Secure Healthcare Communications
Secure Healthcare Communications
Why Do Healthcare Communications need to be Secure?
The necessity for secure healthcare communications was introduced with amendments to the Health Insurance Portability and Accountability Act (HIPAA) enacted in 2013. There already existed a duty of care to prevent the unauthorized disclosure of Protected Health Information (PHI) but, with the introduction of administrative, physical and technical safeguards in the HIPAA Security Rule, certain conditions were established before healthcare communications could be considered secure.
The amendments to HIPAA reflected a growing trend towards BYOD policies. It has been estimated that as many as 80% of medical professionals use a personal mobile device to manage their workflows. Many of these medical professionals use SMS and email to communicate PHI – channels of communication over which the sender has no control once messages have left their mobile devices. Furthermore, a lack of security mechanisms on mobile devices can expose PHI to unauthorized access.
Further considerations were taken into account when the rules for secure healthcare communications were drafted. Considerations such as copies of messages indefinitely left on ISPs´ servers, and the volume of PHI breaches that were reported to the Department of Health and Human Services because a mobile device had been stolen. Consequently the rules for secure healthcare communications cover many different scenarios and potential vulnerabilities in a medical facility´s communications structure.
The Rules for Secure Healthcare Communications
The majority of the rules for secure healthcare communications appear in the previously mentioned safeguards in the HIPAA Security Rule. These require that risks assessments are conducted to determine vulnerabilities in a medical facility´s communications structure and then security measures implemented to prevent unauthorized access to PHI where necessary. To confuse matters, the rules for secure healthcare communications are divided between “Required” and “Addressable”:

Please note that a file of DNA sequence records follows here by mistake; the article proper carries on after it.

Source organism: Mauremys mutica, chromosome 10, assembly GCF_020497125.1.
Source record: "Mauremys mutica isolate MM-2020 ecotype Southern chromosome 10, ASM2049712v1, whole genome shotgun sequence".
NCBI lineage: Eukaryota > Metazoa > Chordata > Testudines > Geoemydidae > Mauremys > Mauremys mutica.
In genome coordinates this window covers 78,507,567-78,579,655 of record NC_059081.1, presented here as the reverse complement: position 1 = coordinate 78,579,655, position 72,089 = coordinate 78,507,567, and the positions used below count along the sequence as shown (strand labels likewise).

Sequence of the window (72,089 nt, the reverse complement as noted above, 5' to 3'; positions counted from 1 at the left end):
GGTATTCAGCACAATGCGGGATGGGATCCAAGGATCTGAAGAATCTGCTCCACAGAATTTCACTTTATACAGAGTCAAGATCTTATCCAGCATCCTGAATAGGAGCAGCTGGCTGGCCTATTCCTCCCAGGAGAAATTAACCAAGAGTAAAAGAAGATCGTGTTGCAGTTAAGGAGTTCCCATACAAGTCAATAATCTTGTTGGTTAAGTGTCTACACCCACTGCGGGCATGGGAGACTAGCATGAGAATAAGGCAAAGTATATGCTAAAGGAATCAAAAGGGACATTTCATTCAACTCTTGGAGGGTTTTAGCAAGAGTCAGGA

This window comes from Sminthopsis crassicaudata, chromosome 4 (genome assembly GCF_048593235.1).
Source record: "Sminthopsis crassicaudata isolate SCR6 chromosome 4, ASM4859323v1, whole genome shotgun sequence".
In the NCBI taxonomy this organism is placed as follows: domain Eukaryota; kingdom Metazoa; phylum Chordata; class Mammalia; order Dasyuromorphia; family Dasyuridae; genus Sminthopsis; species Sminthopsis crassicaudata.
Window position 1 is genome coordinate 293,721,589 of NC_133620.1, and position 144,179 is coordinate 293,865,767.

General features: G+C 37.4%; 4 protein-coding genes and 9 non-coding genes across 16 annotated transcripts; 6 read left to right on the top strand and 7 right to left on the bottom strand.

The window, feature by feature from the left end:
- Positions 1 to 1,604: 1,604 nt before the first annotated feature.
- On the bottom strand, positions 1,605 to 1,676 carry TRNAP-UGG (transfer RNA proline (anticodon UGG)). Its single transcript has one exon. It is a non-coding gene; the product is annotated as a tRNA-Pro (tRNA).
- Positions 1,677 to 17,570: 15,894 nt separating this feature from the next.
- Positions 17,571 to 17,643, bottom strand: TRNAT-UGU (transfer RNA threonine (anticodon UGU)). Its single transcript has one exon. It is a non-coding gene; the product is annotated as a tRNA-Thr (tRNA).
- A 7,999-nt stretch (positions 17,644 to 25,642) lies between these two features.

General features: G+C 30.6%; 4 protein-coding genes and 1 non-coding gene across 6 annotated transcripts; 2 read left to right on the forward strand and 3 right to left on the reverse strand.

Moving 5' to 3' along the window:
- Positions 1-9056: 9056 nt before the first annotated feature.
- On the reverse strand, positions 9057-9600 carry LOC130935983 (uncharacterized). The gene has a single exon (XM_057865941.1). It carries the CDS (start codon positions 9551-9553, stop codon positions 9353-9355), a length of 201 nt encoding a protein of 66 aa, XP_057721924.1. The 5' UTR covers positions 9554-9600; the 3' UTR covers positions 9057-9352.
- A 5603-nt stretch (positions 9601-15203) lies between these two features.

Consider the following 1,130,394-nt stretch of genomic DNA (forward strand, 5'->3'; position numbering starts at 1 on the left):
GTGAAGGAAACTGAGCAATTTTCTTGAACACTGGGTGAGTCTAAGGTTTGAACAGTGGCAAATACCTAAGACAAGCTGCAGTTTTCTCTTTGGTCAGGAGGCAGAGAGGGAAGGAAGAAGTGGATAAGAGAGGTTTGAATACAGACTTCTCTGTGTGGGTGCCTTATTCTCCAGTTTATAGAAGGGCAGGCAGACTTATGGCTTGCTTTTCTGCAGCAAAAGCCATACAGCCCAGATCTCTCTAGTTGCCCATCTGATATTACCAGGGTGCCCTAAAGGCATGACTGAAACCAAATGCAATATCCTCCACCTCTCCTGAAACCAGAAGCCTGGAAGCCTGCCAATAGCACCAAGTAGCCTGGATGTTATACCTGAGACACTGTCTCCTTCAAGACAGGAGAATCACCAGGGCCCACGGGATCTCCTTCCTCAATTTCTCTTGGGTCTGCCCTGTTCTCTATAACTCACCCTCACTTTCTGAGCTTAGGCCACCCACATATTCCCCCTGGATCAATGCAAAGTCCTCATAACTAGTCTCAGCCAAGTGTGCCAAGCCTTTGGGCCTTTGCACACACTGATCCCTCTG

- Required safeguards mean that security measures have to be introduced. An example of a required safeguard is that any device used to send or receive PHI must have an automatic logoff facility to prevent unauthorized access to PHI when a desktop computer or mobile device is left unattended.
- Addressable safeguards have to be implemented unless an alternate security measure offers the same level of protection for PHI or there is a justifiable reason for why the safeguard is unnecessary. An example of an addressable safeguard is that all PHI must be encrypted in transit.
Why might you not need to encrypt PHI in transit? Well, some medical facilities have internal servers protected by a firewall. Provided that all electronic communications remain within the firewall, encryption would be unnecessary. As soon as a medical professional sends an email or SMS to anybody beyond the firewall, the encryption of PHI in transit effectively becomes a required safeguard.
Secure Messaging Solutions for Healthcare
The simplest and most effective way in which to comply with the rules for secure healthcare communications is with a secure messaging solution. Secure messaging solutions work by creating a communications network exclusively for the use of authorized personnel within a healthcare facility. All PHI that travels through the network is encrypted, but secure messaging apps allow authorized personnel to send and receive messages just as they would with a commercial messaging app.
All activity on the network is monitored, and access reports produced to assist with ongoing risk assessments. Security measures are in place to prevent PHI being communicated outside of the network or saved to an external hard drive, while mechanisms exist to remotely retract and delete any communication sent to or from a mobile device that is subsequently stolen. Indeed, many healthcare organizations choose to activate a feature that assigns “message lifespans” to secure messages.
Secure messaging solutions comply with all the conditions necessary for healthcare communications to be considered secure and have been shown to accelerate the cycle of communications in a medical facility. This is because mechanisms to ensure message accountability have substantially reduced phone tag. This enables medical professionals to be more productive and deliver a higher standard of healthcare to patients.
Find Out More about Secure Healthcare Communications
For further information about secure healthcare communications, and the conditions necessary for healthcare communications to be consider secure, you are invited to download and read our “HIPAA Compliance Guide” – a free white paper that elaborates on the administrative, physical and technical safeguards of the HIPAA Security Rule.
Our guide also provides more details about how secure messaging solutions work, what security measures are in place to prevent unauthorized access to PHI and case studies from medical facilities that have implemented secure messaging solutions to ensure secure healthcare communications.